Sports, balls, plays, festivities, pomps, are not in themselves
evil, but rather indifferent matters, capable of being used for
good or ill; but nevertheless they are dangerous, and it is still
more dangerous to take great delight in them.
Therefore, my daughter, I say that although it is lawful to
amuse yourself, to dance, dress, feast, and see seemly plays,--at
the same time, if you are much addicted to these things, they will
hinder your devotion, and become extremely hurtful and dangerous
The harm lies, not in doing them, but in the degree to which
you care for them.
It is a pity to sow the seed of vain and foolish tastes in the
soil of your heart, taking up the place of better things, and
hindering the soul from cultivating good dispositions. It was thus
that the Nazarites of old abstained not merely from all
intoxicating liquors, but from grapes fresh or dried, and from
vinegar, not because these were intoxicating, but because they
might excite the desire for fermented liquors.
Just so, while I do not forbid the use of these dangerous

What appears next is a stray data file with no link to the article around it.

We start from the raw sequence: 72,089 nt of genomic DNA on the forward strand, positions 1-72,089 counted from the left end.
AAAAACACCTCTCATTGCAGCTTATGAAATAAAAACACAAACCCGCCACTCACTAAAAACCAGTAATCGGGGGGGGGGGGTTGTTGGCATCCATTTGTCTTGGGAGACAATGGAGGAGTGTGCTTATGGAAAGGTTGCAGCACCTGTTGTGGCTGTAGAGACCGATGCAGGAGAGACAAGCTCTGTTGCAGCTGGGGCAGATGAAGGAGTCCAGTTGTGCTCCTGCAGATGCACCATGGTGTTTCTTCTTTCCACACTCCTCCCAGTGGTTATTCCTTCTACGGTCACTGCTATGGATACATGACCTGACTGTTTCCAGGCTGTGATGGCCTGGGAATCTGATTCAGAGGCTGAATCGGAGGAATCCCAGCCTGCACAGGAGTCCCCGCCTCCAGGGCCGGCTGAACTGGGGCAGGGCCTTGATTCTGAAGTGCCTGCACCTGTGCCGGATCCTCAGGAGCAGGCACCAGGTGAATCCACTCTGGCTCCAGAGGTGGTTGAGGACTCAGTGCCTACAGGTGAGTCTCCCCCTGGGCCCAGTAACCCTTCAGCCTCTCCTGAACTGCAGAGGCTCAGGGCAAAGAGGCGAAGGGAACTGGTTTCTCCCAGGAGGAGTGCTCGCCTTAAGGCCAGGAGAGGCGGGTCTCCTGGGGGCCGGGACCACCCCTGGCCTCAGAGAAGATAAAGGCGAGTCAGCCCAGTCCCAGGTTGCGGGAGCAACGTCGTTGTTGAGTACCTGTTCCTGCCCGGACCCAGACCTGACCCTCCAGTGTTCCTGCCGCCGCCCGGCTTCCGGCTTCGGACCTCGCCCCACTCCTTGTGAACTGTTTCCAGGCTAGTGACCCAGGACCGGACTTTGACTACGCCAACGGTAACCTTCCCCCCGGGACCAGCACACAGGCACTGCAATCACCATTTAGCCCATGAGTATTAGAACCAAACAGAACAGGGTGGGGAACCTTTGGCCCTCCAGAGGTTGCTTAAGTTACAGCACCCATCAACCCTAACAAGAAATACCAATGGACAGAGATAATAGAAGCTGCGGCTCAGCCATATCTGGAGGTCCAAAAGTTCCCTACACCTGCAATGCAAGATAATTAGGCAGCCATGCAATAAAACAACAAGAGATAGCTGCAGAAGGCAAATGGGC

pleasures, I say that you cannot take an excessive delight in them
without their telling upon your devotion. When the stag has waxed
fat he hides himself amid the thicket, conscious that his
fleetness is impaired should he be in need to fly: and so the
human heart which is cumbered with useless, superfluous, dangerous
clingings becomes incapacitated for that earnest following after
God which is the true life of devotion.
No one blames children for running after butterflies, because
they are children, but is it not ridiculous and pitiful to see
full-grown men eager about such worthless trifles as the worldly
amusements before named, which are likely to throw them off their
balance and disturb their spiritual life?
Therefore, dear child, I would have you cleanse your heart from
all such tastes, remembering that while the acts themselves are
not necessarily incompatible with a devout life, all delight in
them must be harmful.